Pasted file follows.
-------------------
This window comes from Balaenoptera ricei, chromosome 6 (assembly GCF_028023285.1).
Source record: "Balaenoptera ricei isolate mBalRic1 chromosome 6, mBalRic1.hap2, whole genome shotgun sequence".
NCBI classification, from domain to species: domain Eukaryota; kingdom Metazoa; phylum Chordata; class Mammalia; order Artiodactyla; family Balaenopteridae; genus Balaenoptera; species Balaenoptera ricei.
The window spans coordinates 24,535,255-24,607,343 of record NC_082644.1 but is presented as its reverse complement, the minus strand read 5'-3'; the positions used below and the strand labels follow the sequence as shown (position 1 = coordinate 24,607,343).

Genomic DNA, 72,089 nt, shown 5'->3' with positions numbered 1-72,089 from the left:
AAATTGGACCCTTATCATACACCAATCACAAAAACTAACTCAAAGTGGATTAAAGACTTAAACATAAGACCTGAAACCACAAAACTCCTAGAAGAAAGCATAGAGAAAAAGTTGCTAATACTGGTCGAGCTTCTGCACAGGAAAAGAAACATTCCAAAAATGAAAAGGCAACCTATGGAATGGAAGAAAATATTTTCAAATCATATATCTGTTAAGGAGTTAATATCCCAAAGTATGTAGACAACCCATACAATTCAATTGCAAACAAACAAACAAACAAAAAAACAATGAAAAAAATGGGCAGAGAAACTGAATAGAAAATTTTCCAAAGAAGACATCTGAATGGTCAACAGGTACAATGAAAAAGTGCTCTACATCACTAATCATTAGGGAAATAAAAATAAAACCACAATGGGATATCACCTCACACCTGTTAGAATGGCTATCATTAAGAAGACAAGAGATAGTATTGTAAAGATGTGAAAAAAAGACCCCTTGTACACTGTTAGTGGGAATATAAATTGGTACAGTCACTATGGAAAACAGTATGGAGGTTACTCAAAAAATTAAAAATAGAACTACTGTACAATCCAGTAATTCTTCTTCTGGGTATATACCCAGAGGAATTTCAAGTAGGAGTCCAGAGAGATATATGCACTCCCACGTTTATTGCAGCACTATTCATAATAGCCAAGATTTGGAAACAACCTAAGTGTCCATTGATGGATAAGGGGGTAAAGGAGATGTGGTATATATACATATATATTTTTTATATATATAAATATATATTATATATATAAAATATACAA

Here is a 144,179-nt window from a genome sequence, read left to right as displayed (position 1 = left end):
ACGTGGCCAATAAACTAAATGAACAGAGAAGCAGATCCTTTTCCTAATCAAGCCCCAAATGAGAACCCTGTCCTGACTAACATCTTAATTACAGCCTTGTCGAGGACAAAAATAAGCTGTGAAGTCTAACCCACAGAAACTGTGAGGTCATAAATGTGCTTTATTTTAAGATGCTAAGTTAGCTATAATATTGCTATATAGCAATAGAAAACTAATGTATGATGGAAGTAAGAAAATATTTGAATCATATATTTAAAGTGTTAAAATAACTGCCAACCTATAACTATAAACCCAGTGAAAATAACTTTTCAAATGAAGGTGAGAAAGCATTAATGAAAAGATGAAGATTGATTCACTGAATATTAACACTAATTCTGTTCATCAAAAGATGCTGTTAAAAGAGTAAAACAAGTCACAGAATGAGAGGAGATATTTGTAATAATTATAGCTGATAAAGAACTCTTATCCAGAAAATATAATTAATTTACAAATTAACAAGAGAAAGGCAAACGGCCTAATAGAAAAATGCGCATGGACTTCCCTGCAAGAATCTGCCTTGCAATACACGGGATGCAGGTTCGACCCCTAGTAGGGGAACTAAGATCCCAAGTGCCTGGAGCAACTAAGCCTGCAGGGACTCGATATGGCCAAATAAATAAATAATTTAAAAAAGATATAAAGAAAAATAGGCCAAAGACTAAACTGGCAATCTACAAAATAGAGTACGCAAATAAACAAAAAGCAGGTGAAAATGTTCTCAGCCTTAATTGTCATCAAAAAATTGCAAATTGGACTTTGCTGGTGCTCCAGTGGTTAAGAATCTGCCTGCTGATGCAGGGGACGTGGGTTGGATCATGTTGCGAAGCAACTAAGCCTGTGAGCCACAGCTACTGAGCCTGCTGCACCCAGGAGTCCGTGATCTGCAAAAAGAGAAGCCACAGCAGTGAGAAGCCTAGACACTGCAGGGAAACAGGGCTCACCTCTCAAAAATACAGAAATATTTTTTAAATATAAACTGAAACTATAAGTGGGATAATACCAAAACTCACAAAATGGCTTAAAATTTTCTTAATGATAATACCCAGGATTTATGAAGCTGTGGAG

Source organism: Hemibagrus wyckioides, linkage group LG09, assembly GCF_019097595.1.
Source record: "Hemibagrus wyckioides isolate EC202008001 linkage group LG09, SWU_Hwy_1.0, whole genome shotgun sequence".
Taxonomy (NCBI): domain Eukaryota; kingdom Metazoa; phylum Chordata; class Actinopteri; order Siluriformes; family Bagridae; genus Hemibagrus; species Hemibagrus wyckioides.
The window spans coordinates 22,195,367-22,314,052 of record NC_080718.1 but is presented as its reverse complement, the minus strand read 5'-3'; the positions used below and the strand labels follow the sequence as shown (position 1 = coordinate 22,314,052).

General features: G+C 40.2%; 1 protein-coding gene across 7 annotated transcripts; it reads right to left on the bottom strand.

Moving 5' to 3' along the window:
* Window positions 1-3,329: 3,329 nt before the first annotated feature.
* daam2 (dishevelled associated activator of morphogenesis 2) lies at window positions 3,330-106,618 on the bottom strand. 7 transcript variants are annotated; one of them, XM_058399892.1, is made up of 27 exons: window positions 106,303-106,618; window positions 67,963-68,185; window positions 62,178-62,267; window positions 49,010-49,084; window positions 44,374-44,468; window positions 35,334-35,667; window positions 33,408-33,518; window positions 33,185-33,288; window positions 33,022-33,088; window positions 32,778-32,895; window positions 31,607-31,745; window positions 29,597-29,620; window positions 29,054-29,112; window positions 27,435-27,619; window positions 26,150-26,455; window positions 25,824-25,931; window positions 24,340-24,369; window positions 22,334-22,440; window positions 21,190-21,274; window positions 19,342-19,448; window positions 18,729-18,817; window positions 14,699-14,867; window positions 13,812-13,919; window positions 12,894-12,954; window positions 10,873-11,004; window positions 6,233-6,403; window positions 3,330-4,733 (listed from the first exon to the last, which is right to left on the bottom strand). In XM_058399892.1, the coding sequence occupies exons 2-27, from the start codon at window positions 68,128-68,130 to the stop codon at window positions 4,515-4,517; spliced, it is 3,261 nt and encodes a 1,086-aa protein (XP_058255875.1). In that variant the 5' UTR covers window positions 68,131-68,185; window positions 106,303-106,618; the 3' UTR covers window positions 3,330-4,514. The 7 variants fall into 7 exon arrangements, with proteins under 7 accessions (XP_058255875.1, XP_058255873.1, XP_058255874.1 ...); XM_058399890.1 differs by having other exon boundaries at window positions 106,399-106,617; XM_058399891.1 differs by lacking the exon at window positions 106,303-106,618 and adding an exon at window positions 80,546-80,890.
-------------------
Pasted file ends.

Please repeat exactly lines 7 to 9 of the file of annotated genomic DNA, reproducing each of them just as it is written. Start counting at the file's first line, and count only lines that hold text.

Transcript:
Here is a 144,179-nt window from a genome sequence, read left to right as displayed (position 1 = left end):
ACGTGGCCAATAAACTAAATGAACAGAGAAGCAGATCCTTTTCCTAATCAAGCCCCAAATGAGAACCCTGTCCTGACTAACATCTTAATTACAGCCTTGTCGAGGACAAAAATAAGCTGTGAAGTCTAACCCACAGAAACTGTGAGGTCATAAATGTGCTTTATTTTAAGATGCTAAGTTAGCTATAATATTGCTATATAGCAATAGAAAACTAATGTATGATGGAAGTAAGAAAATATTTGAATCATATATTTAAAGTGTTAAAATAACTGCCAACCTATAACTATAAACCCAGTGAAAATAACTTTTCAAATGAAGGTGAGAAAGCATTAATGAAAAGATGAAGATTGATTCACTGAATATTAACACTAATTCTGTTCATCAAAAGATGCTGTTAAAAGAGTAAAACAAGTCACAGAATGAGAGGAGATATTTGTAATAATTATAGCTGATAAAGAACTCTTATCCAGAAAATATAATTAATTTACAAATTAACAAGAGAAAGGCAAACGGCCTAATAGAAAAATGCGCATGGACTTCCCTGCAAGAATCTGCCTTGCAATACACGGGATGCAGGTTCGACCCCTAGTAGGGGAACTAAGATCCCAAGTGCCTGGAGCAACTAAGCCTGCAGGGACTCGATATGGCCAAATAAATAAATAATTTAAAAAAGATATAAAGAAAAATAGGCCAAAGACTAAACTGGCAATCTACAAAATAGAGTACGCAAATAAACAAAAAGCAGGTGAAAATGTTCTCAGCCTTAATTGTCATCAAAAAATTGCAAATTGGACTTTGCTGGTGCTCCAGTGGTTAAGAATCTGCCTGCTGATGCAGGGGACGTGGGTTGGATCATGTTGCGAAGCAACTAAGCCTGTGAGCCACAGCTACTGAGCCTGCTGCACCCAGGAGTCCGTGATCTGCAAAAAGAGAAGCCACAGCAGTGAGAAGCCTAGACACTGCAGGGAAACAGGGCTCACCTCTCAAAAATACAGAAATATTTTTTAAATATAAACTGAAACTATAAGTGGGATAATACCAAAACTCACAAAATGGCTTAAAATTTTCTTAATGATAATACCCAGGATTTATGAAGCTGTGGAG

Source organism: Hemibagrus wyckioides, linkage group LG09, assembly GCF_019097595.1.